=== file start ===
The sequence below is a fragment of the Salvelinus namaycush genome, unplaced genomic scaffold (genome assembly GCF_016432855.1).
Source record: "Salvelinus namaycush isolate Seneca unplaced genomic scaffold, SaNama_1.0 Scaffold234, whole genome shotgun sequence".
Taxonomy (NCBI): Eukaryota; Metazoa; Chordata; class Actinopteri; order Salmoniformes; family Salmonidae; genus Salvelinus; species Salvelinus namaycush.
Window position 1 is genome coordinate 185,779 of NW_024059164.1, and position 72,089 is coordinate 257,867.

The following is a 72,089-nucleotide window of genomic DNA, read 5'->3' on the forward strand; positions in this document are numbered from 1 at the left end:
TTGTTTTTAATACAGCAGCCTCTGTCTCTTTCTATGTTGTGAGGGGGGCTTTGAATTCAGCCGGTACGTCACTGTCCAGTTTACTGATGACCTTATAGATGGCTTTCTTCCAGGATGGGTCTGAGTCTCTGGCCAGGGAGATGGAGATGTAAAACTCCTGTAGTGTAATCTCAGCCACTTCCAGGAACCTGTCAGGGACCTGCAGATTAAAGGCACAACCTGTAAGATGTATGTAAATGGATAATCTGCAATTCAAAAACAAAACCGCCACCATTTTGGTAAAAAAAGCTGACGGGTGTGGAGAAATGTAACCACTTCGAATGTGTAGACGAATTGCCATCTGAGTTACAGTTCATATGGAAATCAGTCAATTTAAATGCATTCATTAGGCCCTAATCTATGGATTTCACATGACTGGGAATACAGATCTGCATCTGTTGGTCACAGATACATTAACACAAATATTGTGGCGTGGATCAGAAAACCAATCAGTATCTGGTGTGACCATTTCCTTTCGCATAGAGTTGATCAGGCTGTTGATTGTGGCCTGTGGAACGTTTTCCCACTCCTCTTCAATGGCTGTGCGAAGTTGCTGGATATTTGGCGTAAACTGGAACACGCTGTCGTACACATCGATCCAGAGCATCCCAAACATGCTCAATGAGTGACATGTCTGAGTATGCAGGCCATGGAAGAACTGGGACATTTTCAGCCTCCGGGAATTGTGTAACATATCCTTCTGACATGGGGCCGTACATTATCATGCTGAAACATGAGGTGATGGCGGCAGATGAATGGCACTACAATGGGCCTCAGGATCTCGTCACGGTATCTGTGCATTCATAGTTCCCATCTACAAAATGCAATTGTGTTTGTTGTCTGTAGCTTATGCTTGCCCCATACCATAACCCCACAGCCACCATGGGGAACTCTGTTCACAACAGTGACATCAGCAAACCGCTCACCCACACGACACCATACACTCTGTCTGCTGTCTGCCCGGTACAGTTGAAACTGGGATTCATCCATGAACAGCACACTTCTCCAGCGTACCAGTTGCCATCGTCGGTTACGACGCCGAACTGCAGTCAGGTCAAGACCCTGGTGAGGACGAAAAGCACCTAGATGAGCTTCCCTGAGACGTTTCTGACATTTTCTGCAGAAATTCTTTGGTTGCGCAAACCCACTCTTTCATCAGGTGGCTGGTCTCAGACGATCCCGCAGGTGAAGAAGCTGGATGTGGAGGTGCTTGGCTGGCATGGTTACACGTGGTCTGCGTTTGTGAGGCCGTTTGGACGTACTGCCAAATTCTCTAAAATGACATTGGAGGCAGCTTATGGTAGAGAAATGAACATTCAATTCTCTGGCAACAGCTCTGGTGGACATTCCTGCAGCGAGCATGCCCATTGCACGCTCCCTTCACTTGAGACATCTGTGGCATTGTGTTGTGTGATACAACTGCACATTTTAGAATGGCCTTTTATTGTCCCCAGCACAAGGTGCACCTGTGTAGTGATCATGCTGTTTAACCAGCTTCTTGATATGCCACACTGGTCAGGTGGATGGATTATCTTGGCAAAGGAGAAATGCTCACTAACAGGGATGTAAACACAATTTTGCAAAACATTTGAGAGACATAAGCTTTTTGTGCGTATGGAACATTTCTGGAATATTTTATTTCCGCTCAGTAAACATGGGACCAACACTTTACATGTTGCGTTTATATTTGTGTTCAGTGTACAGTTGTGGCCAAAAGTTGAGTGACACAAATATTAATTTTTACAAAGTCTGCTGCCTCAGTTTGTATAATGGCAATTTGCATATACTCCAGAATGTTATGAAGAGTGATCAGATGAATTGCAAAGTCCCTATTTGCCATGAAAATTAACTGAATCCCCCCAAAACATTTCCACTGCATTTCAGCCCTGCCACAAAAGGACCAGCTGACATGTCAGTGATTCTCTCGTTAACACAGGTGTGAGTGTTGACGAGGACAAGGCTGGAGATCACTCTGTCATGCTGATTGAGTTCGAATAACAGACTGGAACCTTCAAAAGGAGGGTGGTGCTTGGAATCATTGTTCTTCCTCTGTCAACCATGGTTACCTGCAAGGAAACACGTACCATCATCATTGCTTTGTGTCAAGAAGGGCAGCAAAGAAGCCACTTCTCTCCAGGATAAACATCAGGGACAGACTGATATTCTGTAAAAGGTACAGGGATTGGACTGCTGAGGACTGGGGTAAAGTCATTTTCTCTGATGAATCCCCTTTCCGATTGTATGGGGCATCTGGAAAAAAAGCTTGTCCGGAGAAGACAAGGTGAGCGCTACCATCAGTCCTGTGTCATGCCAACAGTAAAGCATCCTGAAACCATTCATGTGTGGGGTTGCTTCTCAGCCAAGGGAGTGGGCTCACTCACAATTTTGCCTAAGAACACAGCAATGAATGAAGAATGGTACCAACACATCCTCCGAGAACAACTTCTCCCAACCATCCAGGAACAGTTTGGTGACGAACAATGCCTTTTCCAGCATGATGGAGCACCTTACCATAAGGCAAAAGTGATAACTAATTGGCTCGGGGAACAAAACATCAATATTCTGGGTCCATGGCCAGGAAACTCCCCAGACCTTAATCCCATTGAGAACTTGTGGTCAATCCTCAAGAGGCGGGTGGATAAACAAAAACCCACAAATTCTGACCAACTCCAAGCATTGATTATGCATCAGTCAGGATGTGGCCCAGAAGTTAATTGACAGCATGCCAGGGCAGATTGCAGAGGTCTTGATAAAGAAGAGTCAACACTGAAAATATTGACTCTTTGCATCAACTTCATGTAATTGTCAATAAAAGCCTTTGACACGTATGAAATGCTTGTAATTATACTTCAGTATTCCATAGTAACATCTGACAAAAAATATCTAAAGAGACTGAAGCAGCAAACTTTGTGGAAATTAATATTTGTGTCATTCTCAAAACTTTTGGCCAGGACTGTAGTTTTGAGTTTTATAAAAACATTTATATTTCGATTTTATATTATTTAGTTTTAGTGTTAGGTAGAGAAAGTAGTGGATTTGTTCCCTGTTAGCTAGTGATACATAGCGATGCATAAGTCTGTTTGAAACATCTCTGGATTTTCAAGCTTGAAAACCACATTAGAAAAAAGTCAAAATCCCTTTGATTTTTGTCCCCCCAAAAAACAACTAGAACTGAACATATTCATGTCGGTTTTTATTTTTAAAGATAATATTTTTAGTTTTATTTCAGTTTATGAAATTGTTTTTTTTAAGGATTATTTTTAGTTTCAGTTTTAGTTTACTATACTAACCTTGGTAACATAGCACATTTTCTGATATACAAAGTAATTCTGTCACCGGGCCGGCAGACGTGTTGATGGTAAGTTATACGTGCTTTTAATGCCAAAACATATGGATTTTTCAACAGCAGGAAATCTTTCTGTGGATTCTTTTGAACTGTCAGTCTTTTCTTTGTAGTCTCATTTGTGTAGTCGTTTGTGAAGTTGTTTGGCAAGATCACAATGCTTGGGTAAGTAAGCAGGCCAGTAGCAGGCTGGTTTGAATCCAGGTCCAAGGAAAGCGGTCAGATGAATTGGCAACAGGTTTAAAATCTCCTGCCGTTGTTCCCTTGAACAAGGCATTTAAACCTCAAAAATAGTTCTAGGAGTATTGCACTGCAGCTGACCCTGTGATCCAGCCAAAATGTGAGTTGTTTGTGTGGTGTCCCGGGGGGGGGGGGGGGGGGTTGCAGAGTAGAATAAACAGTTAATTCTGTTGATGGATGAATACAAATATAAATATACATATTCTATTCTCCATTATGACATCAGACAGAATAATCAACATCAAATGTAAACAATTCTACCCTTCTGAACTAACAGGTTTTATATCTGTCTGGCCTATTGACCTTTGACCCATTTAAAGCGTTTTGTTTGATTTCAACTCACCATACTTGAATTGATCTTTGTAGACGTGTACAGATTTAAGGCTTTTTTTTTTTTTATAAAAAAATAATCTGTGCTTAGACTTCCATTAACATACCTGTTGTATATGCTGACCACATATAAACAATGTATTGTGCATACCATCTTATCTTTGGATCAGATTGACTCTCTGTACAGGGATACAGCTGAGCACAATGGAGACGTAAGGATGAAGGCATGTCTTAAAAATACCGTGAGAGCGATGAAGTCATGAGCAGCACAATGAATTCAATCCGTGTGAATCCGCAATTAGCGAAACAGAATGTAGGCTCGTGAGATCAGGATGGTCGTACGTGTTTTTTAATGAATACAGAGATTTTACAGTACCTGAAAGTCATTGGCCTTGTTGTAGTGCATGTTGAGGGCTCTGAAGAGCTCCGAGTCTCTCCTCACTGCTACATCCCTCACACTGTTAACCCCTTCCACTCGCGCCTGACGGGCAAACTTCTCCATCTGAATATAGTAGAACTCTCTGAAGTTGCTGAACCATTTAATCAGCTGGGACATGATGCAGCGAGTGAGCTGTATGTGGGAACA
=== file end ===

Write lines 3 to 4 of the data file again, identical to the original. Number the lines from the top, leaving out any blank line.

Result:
Taxonomy (NCBI): Eukaryota; Metazoa; Chordata; class Actinopteri; order Salmoniformes; family Salmonidae; genus Salvelinus; species Salvelinus namaycush.
Window position 1 is genome coordinate 185,779 of NW_024059164.1, and position 72,089 is coordinate 257,867.